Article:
Currimbhoy uses some effective theatrical devices in the play. He uses kathakali dance as a powerful dramatic device. As Philip rightly says, “The Dumb Dancer is a form of experimentation in which kathakali serves literally, metaphorically and theatrically as a source for creating an experiment in which kathakali represents ‘itself’ as an identifiable genre and tradition of performing traditional epic stories…” Light and shadow, music, and masks are used to draw the narrow line between the two worlds – the sane and the insane; conscious and subconscious; external and inner life. By using all these modern theatrical devices and experimenting with the form and content Currimbhoy displays the universal questions related to human behavior and existence.
And the play has attracted a great deal of critical attention, an interest which is certainly due to Currimbhoy’s attempt to combine the theatrical code of kathakali with western dramatic form. “The alienated outsider is a fascinating figure in Western drama. The outsider in drama embodies the intellectual and socio- cultural conflict of the age. He may be the ‘other’ on whom the fears and secret desires of his age are projected and probed.” (Gomez, 2) The central characters in the play suffer from alienation. They dramatize man’s need for belongingness and the sense of identification. Commenting on Currimbhoy’s plays, Fabian Bowers, researcher of Asian drama, has written, “It will take a generation to realize the true worth…of his plays….” It is hundred percent true in case of the Dumb Dancer.
According to Bayapa Reddy,
The Dumb Dancer is a swiftly moving play of suspense, presenting a conflict between the world of sanity and the world of myth and make-believe. It is highly entertaining and superbly theatrical, achieving a perfect synthesis of the art of kathakali and drama. Though it is conceived of a pre Indian world, it has a wider and universal appeal. (141)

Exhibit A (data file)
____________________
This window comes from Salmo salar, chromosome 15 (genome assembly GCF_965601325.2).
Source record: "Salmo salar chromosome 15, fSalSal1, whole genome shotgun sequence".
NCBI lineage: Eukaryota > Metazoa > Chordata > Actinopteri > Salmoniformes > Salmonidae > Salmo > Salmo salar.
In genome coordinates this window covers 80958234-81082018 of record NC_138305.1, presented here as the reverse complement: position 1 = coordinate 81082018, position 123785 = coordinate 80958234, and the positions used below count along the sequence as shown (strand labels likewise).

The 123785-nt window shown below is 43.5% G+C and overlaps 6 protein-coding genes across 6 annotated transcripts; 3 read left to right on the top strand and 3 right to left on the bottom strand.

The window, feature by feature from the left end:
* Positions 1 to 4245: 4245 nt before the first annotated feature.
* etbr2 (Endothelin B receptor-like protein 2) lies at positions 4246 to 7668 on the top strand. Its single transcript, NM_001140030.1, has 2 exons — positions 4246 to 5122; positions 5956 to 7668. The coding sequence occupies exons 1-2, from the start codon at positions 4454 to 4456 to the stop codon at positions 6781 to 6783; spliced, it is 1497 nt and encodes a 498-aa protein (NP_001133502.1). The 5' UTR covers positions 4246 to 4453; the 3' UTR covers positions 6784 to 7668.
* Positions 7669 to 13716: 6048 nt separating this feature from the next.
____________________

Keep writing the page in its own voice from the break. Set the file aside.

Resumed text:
In the words of M. Pushpa, The Dumb Dancer dramatizes man’s need for belonging that is, his sense of identification. She says:
Sanity is a thin dividing line between the real world and the unreal world. The real world is a make- believe world where one has split personality, but in the real world the person identifies himself with the make-believe. Life is a maze and every man spends his time trying to read this mystery. (75)
Thus the play The Dumb Dancer portrays the frustration of the kathakali dancer, Bhima to achieve perfection in his art, his sense of insecurity, and his inarticulate groping for identity in the competitive world. And Dr. Prema identifies herself with Draupadi but in the process she finds Shakuntala as an obstacle, and to make her identification complete, she murders Shakuntala. The play ends with the sane psychiatrist turns insane.
- Currimbhoy Asif ,The Dumb Dancer, Calcutta: A Writers Workshop, 1992
- Bowers Fabion, Theatre in The East, Newyork: Thomas Nelson & Sons, 1956.
- Gomez, Christine. The Alienated Figure in Drama: From Shakespeare to Pinter, New Delhi: Reliance Publishing House, 1991.
4. Philip B Zarrili, “Kathakali Dance-Drama: where Gods and Demons come to Play”
Indian Theatre: Traditions of Performance, Delhi: University of Hawaii Press, 1990.
- Pushpa, M. “An Authentic Voice of the Theatre: A Tribute to Asif Currimbhoy”, Indian Writing Today-Essays in Honour of Professor L.S.R. Krishna Sastry, (pp.73-75) C.R.Visweswara Rao (Ed ) New Delhi: Indian Association for English Studies, 1996.
- Reddy P Bayapa. The Plays of Asif Currimbhoy, Calcutta: A Writers Workshop publication, 1985.